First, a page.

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Maui Canoe, Hilo Hawaii: Photo by Donnie MacGowan

Hawai’ian legends tell us the Hina, the mother of the demi-god Maui, lived in the cave under Rainbow Falls. A mo’o, or sea monster, beset her, and attempted to drown her by damming the river and flooding her cave. Coming to her rescue, Maui paddled his canoe with such strength that, upon crashing into the island, his canoe turned to stone.

Maui’s canoe can be seen in the Wailuku River at the north end of Keawe Street from the Pu’ueo Street Bridge.

Lyman House Museum

Too rainy to venture out on the day you planned to visit the volcano? We are not surprised…but there is a brilliant alternative…the Lyman Museum and Missionary House. Their excellent and stimulating new installation, “Hawai’i Before Humans” takes you through the mouth of a lava tube into the beating heart of the volcano itself, through brilliantly developed multimedia presentations.

New at iTunes: Hawaii Dream Vacation iPhone/iPod Touch App Puts the Magic of Hawaii in the Palm of Your Hand. Interactive maps, GPS and WiFi enabled, dozens of videos…available at iTunes or www.tourguidehawaii.com.

Lyman House Museum, Hilo Hawaii: Photo by Donnie MacGowan

The rest of the Lyman Museum is an outstanding, artfully imagined and skillfully executed look at the impact that various waves of human immigration have had on Hawai’i, as well as the island’s natural history, geology and plant and wildlife biology. There is an outstanding rock and mineral collection from around the world which may seem out of place to the visitor, but remember this is the only place Hawai’ian school children can see something other than the ubiquitous basalt and coral, the basic building blocks of the island.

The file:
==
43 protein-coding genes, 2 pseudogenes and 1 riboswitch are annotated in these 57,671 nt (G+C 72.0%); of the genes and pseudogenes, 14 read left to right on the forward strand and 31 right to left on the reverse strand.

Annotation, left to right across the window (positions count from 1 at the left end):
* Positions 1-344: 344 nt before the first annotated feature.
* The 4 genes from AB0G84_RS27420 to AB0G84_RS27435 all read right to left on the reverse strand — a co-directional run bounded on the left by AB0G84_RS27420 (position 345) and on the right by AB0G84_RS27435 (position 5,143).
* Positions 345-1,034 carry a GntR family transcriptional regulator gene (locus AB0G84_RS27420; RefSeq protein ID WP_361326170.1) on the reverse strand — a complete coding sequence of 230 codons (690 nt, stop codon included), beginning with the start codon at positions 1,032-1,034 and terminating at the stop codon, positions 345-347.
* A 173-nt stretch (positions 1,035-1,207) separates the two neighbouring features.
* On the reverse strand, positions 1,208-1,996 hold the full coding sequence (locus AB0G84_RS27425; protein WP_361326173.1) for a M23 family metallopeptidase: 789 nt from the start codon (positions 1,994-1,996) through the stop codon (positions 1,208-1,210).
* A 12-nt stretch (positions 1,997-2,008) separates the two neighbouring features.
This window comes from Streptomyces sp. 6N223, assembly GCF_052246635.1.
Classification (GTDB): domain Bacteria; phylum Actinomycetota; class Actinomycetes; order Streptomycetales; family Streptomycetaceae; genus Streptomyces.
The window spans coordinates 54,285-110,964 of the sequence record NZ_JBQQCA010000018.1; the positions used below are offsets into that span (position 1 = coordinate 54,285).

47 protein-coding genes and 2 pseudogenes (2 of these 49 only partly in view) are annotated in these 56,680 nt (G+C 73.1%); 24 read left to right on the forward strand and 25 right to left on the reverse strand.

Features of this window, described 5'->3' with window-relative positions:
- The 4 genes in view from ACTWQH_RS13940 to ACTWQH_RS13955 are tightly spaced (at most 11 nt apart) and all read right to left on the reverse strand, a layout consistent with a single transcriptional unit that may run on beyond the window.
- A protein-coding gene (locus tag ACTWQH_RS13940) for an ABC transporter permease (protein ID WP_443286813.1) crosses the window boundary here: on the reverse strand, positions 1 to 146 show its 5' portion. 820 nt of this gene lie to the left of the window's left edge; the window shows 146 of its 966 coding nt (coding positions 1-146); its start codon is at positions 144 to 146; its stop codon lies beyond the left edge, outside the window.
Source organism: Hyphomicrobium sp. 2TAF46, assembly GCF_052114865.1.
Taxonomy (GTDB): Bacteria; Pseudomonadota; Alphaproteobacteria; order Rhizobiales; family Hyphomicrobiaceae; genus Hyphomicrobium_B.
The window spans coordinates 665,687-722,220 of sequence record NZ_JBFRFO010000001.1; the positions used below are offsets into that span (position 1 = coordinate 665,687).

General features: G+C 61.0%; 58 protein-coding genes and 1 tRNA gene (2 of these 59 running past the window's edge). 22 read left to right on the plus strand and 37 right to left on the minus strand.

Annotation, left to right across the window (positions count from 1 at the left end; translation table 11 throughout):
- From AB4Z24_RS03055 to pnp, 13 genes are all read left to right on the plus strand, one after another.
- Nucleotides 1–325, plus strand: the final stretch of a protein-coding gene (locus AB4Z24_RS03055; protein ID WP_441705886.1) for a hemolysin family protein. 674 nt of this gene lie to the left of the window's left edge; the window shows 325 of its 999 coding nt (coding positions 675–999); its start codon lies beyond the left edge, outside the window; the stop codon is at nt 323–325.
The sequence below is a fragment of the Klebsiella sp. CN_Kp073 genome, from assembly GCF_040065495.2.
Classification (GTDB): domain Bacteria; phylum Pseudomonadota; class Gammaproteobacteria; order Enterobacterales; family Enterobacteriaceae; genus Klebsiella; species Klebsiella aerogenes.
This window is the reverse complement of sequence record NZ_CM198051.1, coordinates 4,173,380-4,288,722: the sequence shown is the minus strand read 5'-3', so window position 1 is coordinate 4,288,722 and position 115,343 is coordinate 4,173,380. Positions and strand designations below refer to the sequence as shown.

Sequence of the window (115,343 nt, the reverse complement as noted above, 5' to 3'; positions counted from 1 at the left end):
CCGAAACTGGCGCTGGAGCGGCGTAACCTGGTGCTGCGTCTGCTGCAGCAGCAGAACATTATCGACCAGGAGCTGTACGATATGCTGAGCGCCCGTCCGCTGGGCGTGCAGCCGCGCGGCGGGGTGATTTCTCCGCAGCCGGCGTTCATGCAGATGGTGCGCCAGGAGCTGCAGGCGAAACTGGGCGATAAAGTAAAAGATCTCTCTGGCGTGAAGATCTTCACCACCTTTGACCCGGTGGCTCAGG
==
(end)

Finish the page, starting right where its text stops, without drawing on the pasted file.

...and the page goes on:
The Lyman Museum is a “must see” and the $10 entry fee is well worth paying.

Naha and Pinao Stones

New at iTunes: Hawaii Dream Vacation iPhone/iPod Touch App Puts the Magic of Hawaii in the Palm of Your Hand. Interactive maps, GPS and WiFi enabled, dozens of videos…available at iTunes or www.tourguidehawaii.com.

Pinao and Naha Stones, Hilo Hawaii: Photo by Donnie MacGowan

It was prophesied that the man who could overturn the Naha Stone would lead the armies which would unite the Hawai’ian Islands into a single nation and then become their first King. The penalty for attempting this feat and failing was instant death. It is said that the young Kamehameha, at age 14, approached the 7000 pound stone which was, at that time, stuck into the surrounding soil.

New at iTunes: Hawaii Dream Vacation iPhone/iPod Touch App Puts the Magic of Hawaii in the Palm of Your Hand. Interactive maps, GPS and WiFi enabled, dozens of videos…available at iTunes or www.tourguidehawaii.com.

Wailuku River Park, Hilo Hawaii: Photo by Donnie MacGowan

Of the many legends surrounding Kamehameha the Great, those of his great, brutish strength are the most taxing of credulity. Straining and trying to move the stone, he struggled for hours in vain. Just as the priests were moving in to take him to his sacrificial death, he made one last, enormous effort, overturning the rock. From that moment on, Kamehameha was considered a royal contender, a youth to be reckoned with. Although he had many more battles, trials and political fights in his future, his supporters could now claim Kamehameha was the Chosen of the gods.

The origins upright Pinao stone are much less certain, but it has long been associated with the Pinao Heiau that once stood on the Wailuku River, near the site of the Library.

‘Imiloa Astronomy Center